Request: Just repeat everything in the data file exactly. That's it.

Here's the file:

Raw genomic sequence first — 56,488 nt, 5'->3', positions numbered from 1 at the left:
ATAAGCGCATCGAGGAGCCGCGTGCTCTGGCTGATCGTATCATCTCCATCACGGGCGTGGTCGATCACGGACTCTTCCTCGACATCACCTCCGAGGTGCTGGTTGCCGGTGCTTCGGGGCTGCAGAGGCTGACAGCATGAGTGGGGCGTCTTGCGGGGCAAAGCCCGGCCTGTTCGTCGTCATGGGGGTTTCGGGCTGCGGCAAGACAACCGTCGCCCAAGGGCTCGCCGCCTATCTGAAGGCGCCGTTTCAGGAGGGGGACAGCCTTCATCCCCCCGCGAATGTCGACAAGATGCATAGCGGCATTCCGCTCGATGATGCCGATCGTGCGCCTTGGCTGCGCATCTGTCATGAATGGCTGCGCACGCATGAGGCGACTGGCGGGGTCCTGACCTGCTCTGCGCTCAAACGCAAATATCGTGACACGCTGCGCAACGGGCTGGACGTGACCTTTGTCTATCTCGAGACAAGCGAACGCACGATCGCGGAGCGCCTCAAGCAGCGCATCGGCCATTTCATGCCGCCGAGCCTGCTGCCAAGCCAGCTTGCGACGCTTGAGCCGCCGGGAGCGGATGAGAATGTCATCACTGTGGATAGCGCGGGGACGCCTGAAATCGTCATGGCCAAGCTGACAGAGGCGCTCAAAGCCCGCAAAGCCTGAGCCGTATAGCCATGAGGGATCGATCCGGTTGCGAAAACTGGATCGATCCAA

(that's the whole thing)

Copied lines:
Raw genomic sequence first — 56,488 nt, 5'->3', positions numbered from 1 at the left:
ATAAGCGCATCGAGGAGCCGCGTGCTCTGGCTGATCGTATCATCTCCATCACGGGCGTGGTCGATCACGGACTCTTCCTCGACATCACCTCCGAGGTGCTGGTTGCCGGTGCTTCGGGGCTGCAGAGGCTGACAGCATGAGTGGGGCGTCTTGCGGGGCAAAGCCCGGCCTGTTCGTCGTCATGGGGGTTTCGGGCTGCGGCAAGACAACCGTCGCCCAAGGGCTCGCCGCCTATCTGAAGGCGCCGTTTCAGGAGGGGGACAGCCTTCATCCCCCCGCGAATGTCGACAAGATGCATAGCGGCATTCCGCTCGATGATGCCGATCGTGCGCCTTGGCTGCGCATCTGTCATGAATGGCTGCGCACGCATGAGGCGACTGGCGGGGTCCTGACCTGCTCTGCGCTCAAACGCAAATATCGTGACACGCTGCGCAACGGGCTGGACGTGACCTTTGTCTATCTCGAGACAAGCGAACGCACGATCGCGGAGCGCCTCAAGCAGCGCATCGGCCATTTCATGCCGCCGAGCCTGCTGCCAAGCCAGCTTGCGACGCTTGAGCCGCCGGGAGCGGATGAGAATGTCATCACTGTGGATAGCGCGGGGACGCCTGAAATCGTCATGGCCAAGCTGACAGAGGCGCTCAAAGCCCGCAAAGCCTGAGCCGTATAGCCATGAGGGATCGATCCGGTTGCGAAAACTGGATCGATCCAA